Why can't horses vomit?

corriehorse

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Whilst at the yard this evening one of the other liveries asked me why horses can't vomit. I explained that it is because of the cardiac sphincter muscle at the top of the stomach acting as a one way valve. He then asked why this is. This is where I'm stumped. Why have horses evolved with a one way valve preventing them from vomiting?
 

JoG

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I *think* its because they are trickle feeders and so that muscle is stronger than in other mammals so this promotes continual movement of digested food from the stomach through the rest of the digestive system....

Rats can't vomit either!!
 

TarrSteps

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If I remember correctly, it's basically so they don't regurgitate when they gallop at speed. A horse has to move to function properly - gut movement and circulation depend on it (part of the function of the frog is to drive blood back up the leg) - which is why it's so difficult and potentially dangerous to immobilise horses for long periods. The flip side of this is when they "flee" various symptoms "synch up", including the diaphragm, which opens and closes like a bellows and operates the lungs without separate muscular effort. So presumably this would affect the gastrointestinal tract too . . . messy if the horse could throw up! I would imagine fast ruminents have other adaptations to prevent such a problem.

Horses can suffer from "reverse peristalsis", where the gut effectively reverses its push, in extreme circumstances. I saw it once in a horse that had been poisoned and I never, ever, want to see it again. :(
 

Kallibear

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Horse can 'vomit' but not as we know it. yes, they do have a very strong sphincter at the enterance of the gut but they can and do have reflux at times (unusual and never a good sign!) as someone said it's mainly because they are flight animals and at a gallop the last thing they need is food coming back up!

However the real reason they can't vomit (as in - out the mouth) is because they have an extra long soft palate which acts like a one way value. It stops food going down into the trachea and air getting into the oesophagus. however when food come back up the wrong way it only allows it out through the nose, not into the mouth. Which is why you occasionally see horses with food coming out their nose (grass sickness for example)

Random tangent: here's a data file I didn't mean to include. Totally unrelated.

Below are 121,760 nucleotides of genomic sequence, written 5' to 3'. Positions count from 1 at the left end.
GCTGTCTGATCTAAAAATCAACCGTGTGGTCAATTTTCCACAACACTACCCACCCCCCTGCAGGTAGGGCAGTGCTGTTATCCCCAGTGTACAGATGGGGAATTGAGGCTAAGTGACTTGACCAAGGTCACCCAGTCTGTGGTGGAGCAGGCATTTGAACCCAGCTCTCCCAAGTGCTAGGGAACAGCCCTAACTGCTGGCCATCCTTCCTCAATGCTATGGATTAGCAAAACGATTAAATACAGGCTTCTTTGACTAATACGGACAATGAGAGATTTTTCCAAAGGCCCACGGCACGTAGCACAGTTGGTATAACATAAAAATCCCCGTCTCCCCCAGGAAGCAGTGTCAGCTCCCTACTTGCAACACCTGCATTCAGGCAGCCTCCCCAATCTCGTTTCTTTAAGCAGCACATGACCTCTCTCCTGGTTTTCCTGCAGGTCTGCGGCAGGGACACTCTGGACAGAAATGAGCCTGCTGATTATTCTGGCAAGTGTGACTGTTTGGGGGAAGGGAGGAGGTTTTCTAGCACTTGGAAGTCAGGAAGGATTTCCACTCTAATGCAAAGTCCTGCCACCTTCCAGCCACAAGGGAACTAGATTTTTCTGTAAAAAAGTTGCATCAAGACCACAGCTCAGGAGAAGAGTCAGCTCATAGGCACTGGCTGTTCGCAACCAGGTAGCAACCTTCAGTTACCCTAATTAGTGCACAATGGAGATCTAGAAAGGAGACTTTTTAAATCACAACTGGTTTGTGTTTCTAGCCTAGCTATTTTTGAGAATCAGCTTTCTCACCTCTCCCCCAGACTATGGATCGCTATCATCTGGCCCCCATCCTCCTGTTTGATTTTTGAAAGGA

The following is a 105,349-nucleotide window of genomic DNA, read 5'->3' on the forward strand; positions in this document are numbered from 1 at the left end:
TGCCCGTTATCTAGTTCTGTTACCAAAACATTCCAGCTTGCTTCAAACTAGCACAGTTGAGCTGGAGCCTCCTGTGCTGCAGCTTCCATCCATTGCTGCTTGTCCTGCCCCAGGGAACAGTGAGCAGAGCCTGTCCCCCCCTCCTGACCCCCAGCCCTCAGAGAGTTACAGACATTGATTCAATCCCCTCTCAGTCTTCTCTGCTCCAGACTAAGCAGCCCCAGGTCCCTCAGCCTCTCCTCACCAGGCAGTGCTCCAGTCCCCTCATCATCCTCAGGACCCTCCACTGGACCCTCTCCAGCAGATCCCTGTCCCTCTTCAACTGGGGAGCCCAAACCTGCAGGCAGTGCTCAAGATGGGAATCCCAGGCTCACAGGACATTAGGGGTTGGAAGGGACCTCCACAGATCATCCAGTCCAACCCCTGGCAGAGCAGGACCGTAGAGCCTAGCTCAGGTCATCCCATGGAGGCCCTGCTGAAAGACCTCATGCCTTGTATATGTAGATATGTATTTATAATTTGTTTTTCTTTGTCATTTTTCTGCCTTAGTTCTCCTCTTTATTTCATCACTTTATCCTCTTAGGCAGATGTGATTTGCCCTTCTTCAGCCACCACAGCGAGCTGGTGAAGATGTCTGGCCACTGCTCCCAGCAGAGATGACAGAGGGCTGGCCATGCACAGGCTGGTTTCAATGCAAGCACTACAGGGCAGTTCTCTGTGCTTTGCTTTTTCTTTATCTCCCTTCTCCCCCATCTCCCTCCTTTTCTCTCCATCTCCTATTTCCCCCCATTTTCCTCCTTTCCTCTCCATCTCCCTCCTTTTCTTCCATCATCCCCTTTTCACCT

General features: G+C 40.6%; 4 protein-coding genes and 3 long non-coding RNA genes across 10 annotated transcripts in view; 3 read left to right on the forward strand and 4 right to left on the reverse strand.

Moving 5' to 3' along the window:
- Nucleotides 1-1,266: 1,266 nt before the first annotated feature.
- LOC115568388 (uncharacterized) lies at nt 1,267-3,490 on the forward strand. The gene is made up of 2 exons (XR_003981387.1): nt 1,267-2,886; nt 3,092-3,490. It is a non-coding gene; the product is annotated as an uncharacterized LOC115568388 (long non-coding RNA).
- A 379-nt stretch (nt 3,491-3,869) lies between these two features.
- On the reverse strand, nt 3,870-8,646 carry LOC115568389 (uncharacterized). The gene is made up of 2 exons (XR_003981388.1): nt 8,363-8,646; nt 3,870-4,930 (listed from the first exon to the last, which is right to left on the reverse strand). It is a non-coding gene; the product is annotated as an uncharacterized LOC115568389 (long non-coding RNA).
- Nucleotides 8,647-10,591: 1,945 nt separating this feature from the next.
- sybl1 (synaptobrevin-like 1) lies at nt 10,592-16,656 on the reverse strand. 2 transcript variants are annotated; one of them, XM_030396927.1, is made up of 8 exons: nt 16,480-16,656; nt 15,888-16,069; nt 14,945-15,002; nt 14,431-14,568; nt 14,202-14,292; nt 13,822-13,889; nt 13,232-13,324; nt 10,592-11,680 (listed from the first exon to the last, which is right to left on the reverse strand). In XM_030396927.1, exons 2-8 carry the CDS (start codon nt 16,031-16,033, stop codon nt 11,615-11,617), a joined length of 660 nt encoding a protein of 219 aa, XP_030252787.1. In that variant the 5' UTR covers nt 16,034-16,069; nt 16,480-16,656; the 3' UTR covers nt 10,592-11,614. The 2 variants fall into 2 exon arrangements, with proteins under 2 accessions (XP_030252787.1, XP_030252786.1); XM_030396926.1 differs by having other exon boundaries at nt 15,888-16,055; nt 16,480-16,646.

corriehorse

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Thank you everyone for your replys. It really stumped me when he asked why they were designed this way and just couldn't give him an answer, but thanks to the HHO'ers, I can now!
 

Lucy_Nottingham

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Hi,

Ok vomiting is where food content from the stomach passes up the oesophagus into the mouth and is expelled (in dogs and humans etc generally at a suprising force!)
Horses cannot vomit as they a) have the strong sphincter as described by others and b) because of the shape of their stomach as well, it is significantly more "bent" round compared to animals stomachs which can vomit.

Grass sickness animals do not "vomit" they cannot swallow food due to the nervous system which controls the muscle contractions down the oesophagus being effected by the toxins that cause the disease. This isn't vomiting this is......... **thinks** regurgitation I think..... but basically the food doesnt reach the stomach, it sits in the oesophagus, and with the lowered head position of GS horses, the food content just trickles back up the oesophagus and as you say, out the nose.

If horses get back up of gut/intestinal content to the point where it backs up into the stomach a horses stomach is more likely to rupture than they vomit as that is just how well designed horses are NOT to vomit!

However, why they are designed like this........ Im not sure! although the above suggestion of prevention of vomiting etc when running away from predators etc is a very reasonable one! :)
 
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